“Korea is a growing, lucrative market for U.S. organic products, and this arrangement increases demand for American organic products,” says USDA Secretary Tom Vilsack. “This is another chapter in the success story of organic agriculture, which provides more economic opportunities for American producers, more choices for consumers and more jobs in rural communities across the country.”

Without the equivalency arrangement in place, organic farmers and businesses wanting to sell organic processed products in either country would have to obtain separate certifications to meet each country’s organic standards. This typically has resulted in two sets of fees, inspections and paperwork, and delays for U.S. farmers and businesses trying to export. The United States has similar organic equivalency arrangements with Canada, the European Union and Japan. This is Korea’s first organic equivalency arrangement with any trading partner.

The arrangement covers organic milk, condiments, cereal, baby food, frozen meals and other processed products. According to U.S. industry estimates, exports of organic processed products from the United States are valued at approximately $35 million annually.

The Organic Trade Association (OTA) notes that U.S. organic exports to Korea have been on the rise in recent years as the demand for organic products by Korea’s 50 million plus population, which enjoys the highest per-capita income in Asia, has flourished. However, the Korean organic market was effectively closed to the United States at the end of last year due to a change in Korea’s organic certification requirements.

The organic food market in Korea grew by an average rate of 50 percent from 2006 to 2011 and is expected to expand to $6 billion by 2020. In 2011, organic food represented 10 percent of the total agricultural products market in the country. Koreans are eating more organic milk and yogurt, OTA says, along with other organic packaged foods, beverages, baby food, sweets and bread.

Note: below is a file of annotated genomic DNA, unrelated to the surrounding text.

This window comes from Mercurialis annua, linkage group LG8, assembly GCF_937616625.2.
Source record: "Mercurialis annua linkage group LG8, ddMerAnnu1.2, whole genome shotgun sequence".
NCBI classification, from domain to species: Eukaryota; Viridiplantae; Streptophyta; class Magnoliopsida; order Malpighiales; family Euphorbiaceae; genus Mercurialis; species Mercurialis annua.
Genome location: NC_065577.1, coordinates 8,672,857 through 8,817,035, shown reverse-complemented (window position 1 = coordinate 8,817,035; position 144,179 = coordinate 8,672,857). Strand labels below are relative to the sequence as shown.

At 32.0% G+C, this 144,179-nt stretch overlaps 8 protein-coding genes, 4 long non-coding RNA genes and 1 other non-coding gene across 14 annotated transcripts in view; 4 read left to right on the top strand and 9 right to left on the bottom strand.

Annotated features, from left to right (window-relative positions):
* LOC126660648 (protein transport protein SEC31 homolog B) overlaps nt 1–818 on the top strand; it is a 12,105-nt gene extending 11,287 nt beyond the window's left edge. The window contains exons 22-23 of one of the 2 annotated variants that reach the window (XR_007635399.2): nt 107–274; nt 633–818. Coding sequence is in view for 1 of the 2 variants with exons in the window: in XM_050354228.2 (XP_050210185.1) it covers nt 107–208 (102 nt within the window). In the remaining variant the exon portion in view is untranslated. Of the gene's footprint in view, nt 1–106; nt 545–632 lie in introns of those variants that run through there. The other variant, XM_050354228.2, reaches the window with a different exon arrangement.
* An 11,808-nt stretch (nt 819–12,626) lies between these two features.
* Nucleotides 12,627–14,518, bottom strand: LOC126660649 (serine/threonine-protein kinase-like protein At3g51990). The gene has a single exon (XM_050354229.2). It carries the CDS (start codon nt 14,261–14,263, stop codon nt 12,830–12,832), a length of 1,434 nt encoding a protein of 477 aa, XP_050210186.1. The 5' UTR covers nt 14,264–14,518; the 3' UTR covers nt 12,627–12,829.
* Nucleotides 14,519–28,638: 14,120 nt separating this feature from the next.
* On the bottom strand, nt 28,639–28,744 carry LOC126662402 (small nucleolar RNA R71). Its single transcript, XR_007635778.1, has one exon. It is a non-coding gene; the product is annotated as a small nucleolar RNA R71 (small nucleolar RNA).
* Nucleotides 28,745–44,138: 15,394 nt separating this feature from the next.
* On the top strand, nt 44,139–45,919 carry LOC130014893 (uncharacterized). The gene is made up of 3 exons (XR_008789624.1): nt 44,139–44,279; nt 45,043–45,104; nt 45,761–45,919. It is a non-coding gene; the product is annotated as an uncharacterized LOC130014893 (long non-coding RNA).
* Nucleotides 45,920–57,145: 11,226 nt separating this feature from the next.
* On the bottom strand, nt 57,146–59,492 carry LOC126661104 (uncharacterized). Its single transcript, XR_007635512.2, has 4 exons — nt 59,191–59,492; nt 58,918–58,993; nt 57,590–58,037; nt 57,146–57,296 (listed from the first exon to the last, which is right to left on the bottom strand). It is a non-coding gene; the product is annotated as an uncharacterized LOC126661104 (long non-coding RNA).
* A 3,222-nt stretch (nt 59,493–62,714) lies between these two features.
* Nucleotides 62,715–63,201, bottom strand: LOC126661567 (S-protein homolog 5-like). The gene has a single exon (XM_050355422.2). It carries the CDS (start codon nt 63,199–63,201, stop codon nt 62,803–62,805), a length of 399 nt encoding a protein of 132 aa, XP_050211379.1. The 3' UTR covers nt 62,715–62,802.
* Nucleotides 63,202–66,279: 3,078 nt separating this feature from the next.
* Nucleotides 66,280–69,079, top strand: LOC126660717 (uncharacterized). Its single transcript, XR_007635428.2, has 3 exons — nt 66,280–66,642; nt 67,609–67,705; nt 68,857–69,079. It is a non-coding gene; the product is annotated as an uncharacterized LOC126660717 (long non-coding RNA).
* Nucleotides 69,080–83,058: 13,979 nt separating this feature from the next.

“We extend our thanks and congratulations to the officials at the U.S. Department of Agriculture and the Office of the U.S. Trade Representative for their success after a year of rigorous negotiations,” says Lauren Batcha, CEO and executive director of OTA. “OTA and the U.S. organic industry have worked diligently to help make this happen. This new pact streamlines the trade of organic processed food products between the two countries while still upholding the highest standards of organic oversight. It’s a win for the organic sectors and for the consumers of both nations.”


Production of cheese in May up 2.2 percent

July 4, 2014

WASHINGTON — Total U.S. cheese production, excluding cottage cheese, was 965.0 million pounds in May, up 2.2 percent from a year earlier, according to preliminary data released this week by USDA’s National Agricultural Statistics Service (NASS). (All figures are rounded. Please see CMN’s Dairy Production chart.)

May cheese production was up 1.3 percent from April 2014’s 952.7 million pounds. On an average daily basis, May cheese production was down 2.0 percent from the previous month.

Production of Mozzarella, the most-produced cheese in the United States, was up 7.1 percent in the May-to-May comparison to 328.9 million pounds. Italian-type cheese production, of which Mozzarella is the largest component, was up 5.1 percent from the previous May to 413.7 million pounds.

May Cheddar production was up 2.5 percent from the previous year to 288.3 million pounds. Total American-type cheese production, of which Cheddar is the largest component, was up 1.0 percent from May 2013 to 391.4 million pounds.

NASS reports cheese production in Wisconsin, the leading cheese-producing state, was up 0.4 percent from a year earlier to 242.7 million pounds in May. California followed with 204.9 million pounds, an increase of 3.2 percent from its production the previous year.

The next four cheese-producing states were Idaho with 73.4 million pounds, up 5.3 percent from its production a year earlier; New Mexico with 67.5 million pounds, up 4.0 percent; New York with 60.4 million pounds, down 2.6 percent; and Minnesota with 58.1 million pounds, up 3.0 percent.

NASS reports total U.S. butter production in May was 164.6 million pounds, up 0.5 percent from May 2013 but down 0.7 percent from April 2014. On an average daily basis, May butter production was down 3.9 percent from April.

California, the nation’s leading butter producer, produced 57.6 million pounds in May, up 1.4 percent from its production a year earlier.


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Today's Cheese Spot Trading
July 23, 2014

Barrels: $2.0325 (-3 3/4)
Blocks: $2.0400 (+1)

Click here for more market activity
Cheese Production
U.S. Total May
964.955 mil. lbs.

Milk Production
23 State Total May
16.897 bil. lbs.

Guest Columnist

The international market led the U.S. higher, is it now leading it down?

Brian Fletcher, Rice Dairy